This study will test the safety of a new treatment method called tissue ultrafiltration. We
will test this method in the treatment of compartment syndrome, a condition that occurs when
pressure within the muscles builds to dangerous levels. In the legs and other parts of the
body, a tough, stiff membrane covers groups of muscles and the nerves and blood vessels that
run next to and through them. The entire unit is called a compartment. The causes of
compartment syndrome include traumatic leg injuries and loss of blood supply. In tissue
ultrafiltration, a doctor places hollow probes, or catheters, directly into the muscle
compartment in the injured area of the lower leg. The probes remove fluid from the
compartment (extra fluid can cause increased pressure).
We will do an initial safety study in a group of patients who have had surgery for a broken
tibia (the inner, larger bone of the lower leg) and are at high risk for developing
compartment syndrome. The goals of this initial study are to show that inserting tissue
ultrafiltration catheters in the muscle compartment is safe and can be done repeatedly
without problems; to show that tissue ultrafiltration can be used to monitor the biochemical
environment inside tissues; and to show that the catheter apparatus provides an accurate
measurement of pressure in the compartment.
The human clinical trials are organized as a series of consecutive studies designed to
demonstrate the safety and efficacy of ultrafiltration in the management of compartment
syndrome (CS). The first study is a cohort study of patients with tibial shaft fractures
that will test the safety of the catheters as well as demonstrate that ultrafiltration
fibers provide an improved method for monitoring myofascial compartment physiology. The
goals of this study are to (1) demonstrate that inserting ultrafiltration (UF) catheters is
safe and reproducible; (2) show that CSUF allows for biochemical assessment of cellular
function; and (3) show that the CSUF apparatus provides an accurate measurement of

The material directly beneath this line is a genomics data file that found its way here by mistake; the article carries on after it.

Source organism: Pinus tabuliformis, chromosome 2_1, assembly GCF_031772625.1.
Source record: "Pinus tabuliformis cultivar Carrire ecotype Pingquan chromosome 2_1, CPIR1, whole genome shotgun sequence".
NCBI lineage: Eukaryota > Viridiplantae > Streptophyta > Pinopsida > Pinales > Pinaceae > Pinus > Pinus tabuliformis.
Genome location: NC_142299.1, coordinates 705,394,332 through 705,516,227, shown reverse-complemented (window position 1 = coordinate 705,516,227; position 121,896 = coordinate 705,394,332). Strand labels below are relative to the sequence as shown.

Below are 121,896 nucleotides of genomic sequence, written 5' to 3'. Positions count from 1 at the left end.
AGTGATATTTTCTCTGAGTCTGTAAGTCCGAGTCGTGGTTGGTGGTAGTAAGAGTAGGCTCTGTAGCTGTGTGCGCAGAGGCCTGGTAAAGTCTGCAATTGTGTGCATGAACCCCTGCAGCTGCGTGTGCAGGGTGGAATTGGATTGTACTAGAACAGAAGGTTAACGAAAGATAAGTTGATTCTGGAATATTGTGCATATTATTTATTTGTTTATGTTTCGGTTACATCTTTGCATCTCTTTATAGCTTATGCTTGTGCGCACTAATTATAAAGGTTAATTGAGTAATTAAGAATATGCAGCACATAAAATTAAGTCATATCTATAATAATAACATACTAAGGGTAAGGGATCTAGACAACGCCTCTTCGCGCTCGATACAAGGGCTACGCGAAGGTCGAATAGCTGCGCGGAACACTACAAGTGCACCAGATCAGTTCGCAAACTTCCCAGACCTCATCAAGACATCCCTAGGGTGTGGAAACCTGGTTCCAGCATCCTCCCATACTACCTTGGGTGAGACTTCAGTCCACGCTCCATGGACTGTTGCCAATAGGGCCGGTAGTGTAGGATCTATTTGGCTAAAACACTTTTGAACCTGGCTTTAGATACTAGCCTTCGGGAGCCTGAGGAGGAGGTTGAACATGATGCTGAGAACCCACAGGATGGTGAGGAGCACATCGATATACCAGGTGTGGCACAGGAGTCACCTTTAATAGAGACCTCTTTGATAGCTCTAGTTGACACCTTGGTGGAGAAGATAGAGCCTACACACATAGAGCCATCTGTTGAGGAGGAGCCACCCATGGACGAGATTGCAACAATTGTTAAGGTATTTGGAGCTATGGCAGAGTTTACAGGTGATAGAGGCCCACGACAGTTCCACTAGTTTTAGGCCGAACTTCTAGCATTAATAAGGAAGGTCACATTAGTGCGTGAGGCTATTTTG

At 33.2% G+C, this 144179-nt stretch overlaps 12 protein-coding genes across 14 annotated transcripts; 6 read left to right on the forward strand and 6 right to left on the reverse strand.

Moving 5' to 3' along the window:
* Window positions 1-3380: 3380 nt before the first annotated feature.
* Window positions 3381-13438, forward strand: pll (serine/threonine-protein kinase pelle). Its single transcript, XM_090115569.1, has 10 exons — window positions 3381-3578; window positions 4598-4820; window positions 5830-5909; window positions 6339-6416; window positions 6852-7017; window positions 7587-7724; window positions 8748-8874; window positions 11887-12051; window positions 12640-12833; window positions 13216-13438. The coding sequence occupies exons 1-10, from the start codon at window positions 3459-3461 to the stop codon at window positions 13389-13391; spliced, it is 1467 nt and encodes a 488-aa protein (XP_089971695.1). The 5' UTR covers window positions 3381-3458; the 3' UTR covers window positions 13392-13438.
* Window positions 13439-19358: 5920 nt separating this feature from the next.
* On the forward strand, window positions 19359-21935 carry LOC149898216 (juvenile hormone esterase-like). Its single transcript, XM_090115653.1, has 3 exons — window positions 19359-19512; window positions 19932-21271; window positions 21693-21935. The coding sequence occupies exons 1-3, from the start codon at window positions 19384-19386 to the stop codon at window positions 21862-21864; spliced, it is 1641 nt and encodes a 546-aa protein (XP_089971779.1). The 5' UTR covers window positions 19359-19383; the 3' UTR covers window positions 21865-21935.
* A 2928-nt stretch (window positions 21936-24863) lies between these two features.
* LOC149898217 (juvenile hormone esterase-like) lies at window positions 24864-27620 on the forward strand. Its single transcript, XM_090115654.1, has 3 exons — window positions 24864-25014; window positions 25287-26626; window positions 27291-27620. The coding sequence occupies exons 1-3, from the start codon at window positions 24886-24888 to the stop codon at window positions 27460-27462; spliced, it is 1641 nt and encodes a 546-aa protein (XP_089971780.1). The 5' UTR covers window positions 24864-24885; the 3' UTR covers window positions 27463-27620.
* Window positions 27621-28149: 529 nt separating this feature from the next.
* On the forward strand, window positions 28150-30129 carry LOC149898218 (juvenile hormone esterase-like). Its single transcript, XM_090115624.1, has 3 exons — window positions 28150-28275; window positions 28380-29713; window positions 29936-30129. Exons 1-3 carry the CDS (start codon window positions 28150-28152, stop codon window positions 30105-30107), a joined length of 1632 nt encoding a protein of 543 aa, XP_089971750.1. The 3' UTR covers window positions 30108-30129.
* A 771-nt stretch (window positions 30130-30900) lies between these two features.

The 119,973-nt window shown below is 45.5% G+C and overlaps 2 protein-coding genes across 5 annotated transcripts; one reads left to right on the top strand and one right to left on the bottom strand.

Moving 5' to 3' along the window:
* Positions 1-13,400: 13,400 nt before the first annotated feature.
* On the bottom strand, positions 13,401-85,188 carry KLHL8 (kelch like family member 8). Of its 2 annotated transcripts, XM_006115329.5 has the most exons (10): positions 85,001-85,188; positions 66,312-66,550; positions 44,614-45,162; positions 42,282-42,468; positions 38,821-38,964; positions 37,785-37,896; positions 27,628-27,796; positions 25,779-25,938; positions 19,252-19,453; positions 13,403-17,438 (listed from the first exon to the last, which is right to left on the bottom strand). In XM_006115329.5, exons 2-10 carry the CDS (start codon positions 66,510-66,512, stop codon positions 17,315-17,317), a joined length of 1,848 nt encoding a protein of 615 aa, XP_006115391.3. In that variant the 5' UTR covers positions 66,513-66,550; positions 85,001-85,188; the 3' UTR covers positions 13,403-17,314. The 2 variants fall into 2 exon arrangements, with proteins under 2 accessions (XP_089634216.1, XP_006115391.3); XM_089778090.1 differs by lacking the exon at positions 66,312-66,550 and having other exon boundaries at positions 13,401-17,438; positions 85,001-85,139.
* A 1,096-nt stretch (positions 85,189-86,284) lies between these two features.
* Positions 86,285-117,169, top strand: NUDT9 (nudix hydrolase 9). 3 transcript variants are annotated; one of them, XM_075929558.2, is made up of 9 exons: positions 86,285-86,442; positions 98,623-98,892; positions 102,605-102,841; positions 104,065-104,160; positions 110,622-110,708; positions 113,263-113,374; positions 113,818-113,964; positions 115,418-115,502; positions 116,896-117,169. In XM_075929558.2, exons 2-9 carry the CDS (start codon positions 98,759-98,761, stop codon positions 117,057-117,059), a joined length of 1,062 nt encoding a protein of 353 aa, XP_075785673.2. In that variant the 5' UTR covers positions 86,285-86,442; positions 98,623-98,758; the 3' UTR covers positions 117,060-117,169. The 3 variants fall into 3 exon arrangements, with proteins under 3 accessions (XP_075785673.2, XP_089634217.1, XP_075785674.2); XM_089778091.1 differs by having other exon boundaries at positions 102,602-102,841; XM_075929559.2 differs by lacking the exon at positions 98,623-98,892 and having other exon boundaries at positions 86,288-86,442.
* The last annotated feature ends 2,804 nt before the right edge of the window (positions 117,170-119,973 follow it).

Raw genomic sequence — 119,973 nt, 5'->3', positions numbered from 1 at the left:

The study population will consist of 10 patients with closed or open Gustilo grade I, grade
II, or grade IIIa tibial shaft fractures that require surgical stabilization. We will
recruit patients for the study at the study centers. Data collected during this study will
be numerical values for the biochemical measurements and for the intramuscular pressure
(IMP) measurements. We will compare the CSUF system values for intramuscular pressure with
IMP measured with a Stryker device. Finally, we will correlate serial changes in the
biochemical measures to any changes in IMP. The metabolic assay will show increased UF
levels compared to serum levels.
We will consider fasciotomy when the IMP is within 30 mmHg of the patient's diastolic blood
pressure, or when the clinical examination of the patient demands. We will make repeat IMP
measurements at the time of fasciotomy and record the interval to and reasons for
Following the operative stabilization of the tibial fracture and before the final closure of
any traumatic wounds, we will insert multiple UF catheters into the anterior, lateral, and
posterior (superficial and deep) compartments of the leg. Techniques used for catheter
insertion will be similar to existing methods for the insertion of drainage catheters and we
do not anticipate any specific difficulties with this step.
To measure intramuscular pressure, we will connect one of the catheters designed for this
purpose to a standard pressure transducer and will use it to monitor intracompartmental
pressure (IMP) in real-time. In addition, we will use a standard wick catheter, inserted
separately, for control measurements.
For biochemical measurements, we will analyze samples of the interstitial fluid removed by
CSUF for levels of creatine phosphokinase (CPK), lactic acid, lactate dehydrogenase (LDH),
osmolarity, pH, and pO2. We will obtain fluid every 4 hours for up to 48 hours. The assays
will be performed by standard clinical laboratory techniques.
- The patient has a closed or open Gustilo grade I, grade II, or grade IIIa tibial
shaft fracture that is going to be treated with surgical stabilization under general
- An open fracture must have sufficient skin for wound coverage.
- The patient has a single tibial fracture.
- The patient is mentally alert and able to sign his or her own consent form.
- Patient is at least 60" in height.
- Patient is between 14 and 80 years of age.
- The patient previously had a fracture in the same leg.
- The patient has a Gustilo grade IIIb open fracture.
- The patient has a Tscherne grade II or Tscherne grade III injury.
- Patients with evidence of compartment syndrome at the time of admission.
- The patient is obese, with body mass index greater than 35 (km/m2).
- Have medical condition(s) that precludes use of indwelling catheters for 24 hours,
such as dermatologic conditions or immunological deficits.
- Have co-morbidities that may place the patient at risk of hypotension (e.g.,
significant blood loss, heart failure, significant chest or abdominal trauma,
septicemia, or massive soft tissue trauma).